Wednesday, October 31, 2007

t-max interval report

I did my first interval workout today following the t-max plan. As expected, it was pretty hard. So here is what I took from it.

As I went into my first to sets I realized pretty quickly that fighting a gusty 30mph head/cross wind was not going to make this workout any easier. It was a challenge in itself to keep the wattage at 310.

I also noted on my first set that sometimes the county doesn't strategically place stop signs and round-a-bouts at 2 minute intervals. What were they thinking when the put in this intersection!?

Later this week I'm going to try the interval workout on a more controlled platform. The dreaded wind trainer.

After recovering for about 3 minutes I felt pretty good and ready to go into the next set. But with my t-max, I get a 4 minute recovery period. So I waited that extra minute following the plan.

I managed to squeak out 5 sets of the intervals. At that point I had a little bit of vomit in my mouth and shut it down to cruise easy back to the car. Soon my legs will look just like Jan 's (above).

Kirk out. (and off to bed!)

The Cycling Off Season

If you live anywhere near me then the days are getting quite short and the wind is beginning to kick up while the temperatures drop. Sure the leaves are pretty and the occasional sunny day feels warm, but it's getting harder and harder to find a good time to ride.

Just this weekend we bagged a 50 mile ride because of cold, wet, rainy roads. Today as I look out my office window I can see my bike on top of my car waiting to be ridden. Just behind it, the trees are bent sideways in a 27mph wind from the South West. (hrrrm... If I could just get somebody to drive me about 40 miles south of here...)

So what are your plans for this off season? You could:

  • let your saddle sores heal up
  • see how big you can get your waistline by 2008
  • start trying to break in that new couch while watching the latest Greys Anatomy
Or, you could be productive even if you aren't out braving the elements. Here is my plan:
  • teach 2 spinning classes per week
  • do 2 short interval workouts on the trainer (60 minutes at most)
  • get 1 long ride outside each week (30-40 miles)
I also have some things I'm going to work on off the bike that I usually don't have time to do.
  • set cycling goals for 2008
  • work more on my blog!
  • plan a cycling vacation
  • tune up all of my bikes (including my wife and kids)
So what are you going to do!? Post your comments and let us know.

Check out Bike Snobs post about off season training.

Monday, October 29, 2007

1700 watts

If you search around on the web or read magazines you might come across a mention of pro cyclists being able to top out at 1700 watts or more during sprints. If any of you have a powermeter, you know this is a big, big number. Most of the athletes we test will hit a max in the 700-900 watt range. We can also look at data and project what type of wattage you will need to be competitive at a particular level of racing.

So, how do you get to those magic high numbers? Assuming you have some decent genes and a few fast-twitch fibers in the legs, a combination of strength work in the gym and sprint training on the bike will yield some quick gains. Here are a few basic guidelines for becoming a faster sprinter:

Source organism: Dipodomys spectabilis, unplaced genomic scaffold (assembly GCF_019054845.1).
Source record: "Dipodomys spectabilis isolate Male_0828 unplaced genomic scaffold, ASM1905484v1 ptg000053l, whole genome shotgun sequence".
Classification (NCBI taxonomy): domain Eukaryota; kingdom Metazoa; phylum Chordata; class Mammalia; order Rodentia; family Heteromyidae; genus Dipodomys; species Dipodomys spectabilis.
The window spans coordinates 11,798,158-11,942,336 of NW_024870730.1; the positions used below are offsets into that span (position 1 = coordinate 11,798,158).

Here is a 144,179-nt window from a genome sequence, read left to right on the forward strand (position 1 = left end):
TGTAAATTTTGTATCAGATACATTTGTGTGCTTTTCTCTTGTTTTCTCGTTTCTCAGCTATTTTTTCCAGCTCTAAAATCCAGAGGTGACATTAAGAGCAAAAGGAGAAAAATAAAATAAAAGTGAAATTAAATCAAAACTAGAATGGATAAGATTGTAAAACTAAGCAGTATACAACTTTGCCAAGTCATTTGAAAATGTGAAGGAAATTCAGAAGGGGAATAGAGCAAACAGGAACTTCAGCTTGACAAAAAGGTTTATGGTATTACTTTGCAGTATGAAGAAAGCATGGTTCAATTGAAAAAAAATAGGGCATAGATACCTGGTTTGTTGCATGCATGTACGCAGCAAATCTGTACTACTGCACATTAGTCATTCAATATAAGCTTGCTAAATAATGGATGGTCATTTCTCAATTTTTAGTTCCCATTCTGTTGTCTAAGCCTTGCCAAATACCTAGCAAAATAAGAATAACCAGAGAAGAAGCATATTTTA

• Two sprint workouts per week max! More than this and you cannot recover and become faster. If you think you can do more than two, you are not pushing hard enough.
  • These workouts need to be MAXIMUM EFFORTS! Sprinting at 8 or 9 on a 10 scale is the quickest way to get beaten to the line. True sprints should leave you needing 5 minutes or more of easy spinning to get ready for another effort.
  • Gym work should be explosive and non-isolating. Heavier weights in the 6-20 rep range with every set taken to complete failure (use a partner for safety). Major movements (squat, leg press) are best with isolating movements (leg extension, leg curl, inner & outer thigh) only done to address muscle imbalance, if at all. You don't pedal the bike with hamstrings only, etc.
  • Sprint in a variety of gears and terrain. Work on increasing your ability to push a big gear and spin that gear quickly. Uphill and downhill sprinting are very different and you should be ready for any type of terrain. That's why you have all of those gears - use them.

In the next post I'll talk a bit more about how to measure and track your sprinting training progress.

Good riding - Coach Kevin

Thursday, October 25, 2007

T-Max Time (re-test)

Well, today I re-tested my T-Max time. This time I only used my PowerTap and the trainer.

The result? Much harder than last week.

After a 20 minute warm up I rode 3:16:57 at 310 watts. Here is some data from WKO+.

Duration: 3:17
Work: 61 kJ
TSS: 8.4 (intensity factor 1.242)
Distance: 1.332 mi

Min Max Avg
Power: 227 428 311 watts
Heart rate: 138 184 173 bpm
Cadence: 77 109 99 rpm
Speed: 20.1 26.6 24.3 mph

So, now I have my PPO and Tmax time. My intervals look like this:

Interval = .6 x Tmax or in my case .6 x 3:17 which is 1:58 (almost 2 minutes) at 310 watts
Recovery = 2 x Interval Time or about 4 minutes

The goal would be to do 5 - 6 intervals. We'll see how many I can crank out early next week. Tomorrow I teach Spinning and Saturday and Sunday are long endurance rides.

Tuesday, October 23, 2007

Client Testimonial - Fred Evans

As you may have noticed my weight is coming down nicely. The day we did the first prologue in mid September, I weighed 206 lbs. As you may recall over the next 2 weeks or so it ballooned up to 214 lbs. Of course some of that was edema which initially took some medication (over a 3 day period) to correct. But that accounted for maybe 4 -5 lbs.